Lisa Weed Phifer, DEd, NCSP • Be the First to Comment
Anxiety is a necessary bodily response, alerting the body to potential danger and enabling the “fight or flight” response. Physiological responses are the body’s way of trying to be proactive to react to what is going on in the environment. Anxiety becomes an issue when the physiological responses are triggered more often and reinforced by negative thinking and worry. Worry takes over, and small issues cause overwhelming feelings and general lack of control.
To reduce the impact of anxiety and identify coping strategies, individuals must understand how anxiety is triggered, how it manifests, and how it is impairing daily functions. Anxiety can also present as a comorbid symptom along with other diagnoses, such as depression, trauma and/or attention deficit hyperactivity disorder. Because children and adolescents may experience periods of increased anxiety, teaching them coping skills can help reduce symptoms and allow the client to move on.
Developing a hierarchy of fears or anxiety is a helpful way for you and the client to prioritize what is impacting them the most. Start by developing the hierarchy together in-session. Work together to identify situations that trigger anxiety, but also how the client’s body feels and reacts at each stage. Our bodies respond and react to worry in different and with varying intensities, so it is important to understand what situations create worry and how the body responds.
Below is a visual of the pyramid that will represent your client's response to anxiety or worries. In the largest block (1) list everyday activities that cause little to no stress. Continue listing examples of situations that increase intensity through blocks 2-4. In the smallest block (5), list activities that cause or would cause the greatest amount of worry.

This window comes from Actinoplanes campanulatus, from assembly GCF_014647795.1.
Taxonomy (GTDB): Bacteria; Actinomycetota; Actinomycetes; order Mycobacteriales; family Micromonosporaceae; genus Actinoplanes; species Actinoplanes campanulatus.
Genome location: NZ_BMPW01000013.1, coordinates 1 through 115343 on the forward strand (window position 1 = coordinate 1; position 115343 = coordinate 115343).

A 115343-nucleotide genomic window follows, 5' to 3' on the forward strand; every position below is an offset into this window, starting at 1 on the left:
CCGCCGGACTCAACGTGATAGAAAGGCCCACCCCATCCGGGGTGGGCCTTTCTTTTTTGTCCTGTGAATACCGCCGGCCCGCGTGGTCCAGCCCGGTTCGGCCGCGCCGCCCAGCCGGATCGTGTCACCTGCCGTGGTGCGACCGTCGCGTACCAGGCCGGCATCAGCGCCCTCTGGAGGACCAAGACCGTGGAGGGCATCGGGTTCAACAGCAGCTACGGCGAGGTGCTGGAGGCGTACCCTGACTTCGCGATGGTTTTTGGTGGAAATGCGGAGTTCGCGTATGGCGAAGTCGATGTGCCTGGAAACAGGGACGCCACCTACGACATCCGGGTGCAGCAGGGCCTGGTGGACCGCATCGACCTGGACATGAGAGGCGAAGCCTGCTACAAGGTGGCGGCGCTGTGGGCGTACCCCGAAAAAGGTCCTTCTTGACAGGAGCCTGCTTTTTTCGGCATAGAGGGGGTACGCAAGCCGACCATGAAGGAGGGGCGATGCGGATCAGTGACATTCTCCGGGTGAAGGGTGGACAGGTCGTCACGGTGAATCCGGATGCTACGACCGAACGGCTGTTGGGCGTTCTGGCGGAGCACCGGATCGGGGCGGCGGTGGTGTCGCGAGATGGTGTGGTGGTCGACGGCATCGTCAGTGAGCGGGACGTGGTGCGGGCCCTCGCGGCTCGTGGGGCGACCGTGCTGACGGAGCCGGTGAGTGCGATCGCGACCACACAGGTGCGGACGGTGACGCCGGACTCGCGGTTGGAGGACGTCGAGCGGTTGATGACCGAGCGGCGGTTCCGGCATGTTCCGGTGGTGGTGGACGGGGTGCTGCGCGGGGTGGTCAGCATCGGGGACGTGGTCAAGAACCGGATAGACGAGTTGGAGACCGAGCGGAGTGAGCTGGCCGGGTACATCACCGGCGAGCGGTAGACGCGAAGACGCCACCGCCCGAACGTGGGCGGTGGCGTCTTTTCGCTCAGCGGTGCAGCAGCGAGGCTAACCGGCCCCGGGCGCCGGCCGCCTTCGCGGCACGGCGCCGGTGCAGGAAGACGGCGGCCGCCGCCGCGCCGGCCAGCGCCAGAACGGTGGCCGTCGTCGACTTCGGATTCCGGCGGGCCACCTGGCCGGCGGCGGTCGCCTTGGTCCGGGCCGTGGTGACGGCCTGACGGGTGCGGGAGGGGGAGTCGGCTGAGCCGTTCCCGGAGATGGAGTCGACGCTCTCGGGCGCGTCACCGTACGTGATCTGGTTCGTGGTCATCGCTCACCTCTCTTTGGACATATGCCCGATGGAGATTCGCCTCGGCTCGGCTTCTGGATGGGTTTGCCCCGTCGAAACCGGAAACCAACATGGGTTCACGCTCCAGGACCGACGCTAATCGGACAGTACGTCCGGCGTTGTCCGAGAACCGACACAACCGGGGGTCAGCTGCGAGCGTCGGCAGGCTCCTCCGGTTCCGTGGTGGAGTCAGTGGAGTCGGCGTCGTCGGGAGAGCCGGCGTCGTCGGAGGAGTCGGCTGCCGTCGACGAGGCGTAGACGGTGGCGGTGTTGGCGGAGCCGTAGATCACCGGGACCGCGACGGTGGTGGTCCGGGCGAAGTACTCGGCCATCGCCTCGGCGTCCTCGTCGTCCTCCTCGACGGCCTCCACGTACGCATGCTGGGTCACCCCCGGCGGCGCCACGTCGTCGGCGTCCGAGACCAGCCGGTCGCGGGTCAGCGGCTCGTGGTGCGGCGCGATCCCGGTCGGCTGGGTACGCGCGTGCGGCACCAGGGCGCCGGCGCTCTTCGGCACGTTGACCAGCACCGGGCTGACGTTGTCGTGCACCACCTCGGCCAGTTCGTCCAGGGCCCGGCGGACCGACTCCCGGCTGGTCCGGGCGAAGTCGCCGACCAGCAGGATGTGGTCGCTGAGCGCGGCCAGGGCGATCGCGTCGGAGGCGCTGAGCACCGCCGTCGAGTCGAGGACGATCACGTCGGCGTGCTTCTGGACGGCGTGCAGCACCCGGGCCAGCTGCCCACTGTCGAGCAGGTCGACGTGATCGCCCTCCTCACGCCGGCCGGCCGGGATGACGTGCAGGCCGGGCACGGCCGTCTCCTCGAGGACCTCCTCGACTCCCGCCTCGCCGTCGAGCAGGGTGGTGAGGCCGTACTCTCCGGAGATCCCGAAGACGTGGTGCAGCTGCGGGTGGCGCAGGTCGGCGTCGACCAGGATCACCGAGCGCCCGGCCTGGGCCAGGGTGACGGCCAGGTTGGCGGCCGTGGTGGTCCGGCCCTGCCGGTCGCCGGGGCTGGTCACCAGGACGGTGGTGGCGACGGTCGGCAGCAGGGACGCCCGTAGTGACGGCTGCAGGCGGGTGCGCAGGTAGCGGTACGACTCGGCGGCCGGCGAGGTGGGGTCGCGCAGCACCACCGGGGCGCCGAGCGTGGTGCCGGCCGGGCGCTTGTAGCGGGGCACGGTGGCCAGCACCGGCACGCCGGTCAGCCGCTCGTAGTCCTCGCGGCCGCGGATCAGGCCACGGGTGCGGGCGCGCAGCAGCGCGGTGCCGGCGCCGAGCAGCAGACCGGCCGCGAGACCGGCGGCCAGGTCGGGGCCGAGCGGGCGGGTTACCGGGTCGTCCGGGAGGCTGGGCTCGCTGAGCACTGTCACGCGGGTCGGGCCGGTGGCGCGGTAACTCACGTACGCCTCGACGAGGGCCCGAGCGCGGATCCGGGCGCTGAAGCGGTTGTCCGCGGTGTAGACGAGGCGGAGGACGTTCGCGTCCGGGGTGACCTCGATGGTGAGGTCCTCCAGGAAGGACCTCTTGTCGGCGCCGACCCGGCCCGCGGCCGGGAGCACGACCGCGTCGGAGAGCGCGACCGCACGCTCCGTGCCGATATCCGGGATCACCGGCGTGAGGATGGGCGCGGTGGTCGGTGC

We all have different mental and physical responses. This exercise will help your client understand, classify and separate the "good" worry from the "bad" worry. By externalizing anxious feelings, you are helping the client make them tangible, so they can start to confront the feelings and make them "go-away."
Once you have finished the Anxiety Hierarchy chart with your client, keep it handy to refer to during other sessions. As therapy progresses repeat this process to identify emerging sources of anxiety. In subsequent sessions, the client can begin filling it in themselves with fewer prompts.
I'd like to also share some other great worksheets with you, that you can use in-session with your clients.
The Linking Emotions, Thoughts and Feelings worksheet can help your clients build a personalized emotional reference sheet. The tool allows you and the client to explore how emotions are connected to body responses and thoughts. Consider using this tool as a family activity. Parents and siblings can complete the worksheet and then compare similarities and differences in their responses and feelings.
The Goal Setting worksheet provides a structured outline to guide realistic goal development. The simple worksheet outlines steps to accomplish the goal, necessary supports from others, and has the client estimate the amount of time to reach each step.
For the complete collection of over 200 cognitive behavioral therapy worksheets & exercises adapted just for children and adolescents, check out this popular resource: The CBT Toolbox for Children and Adolescents.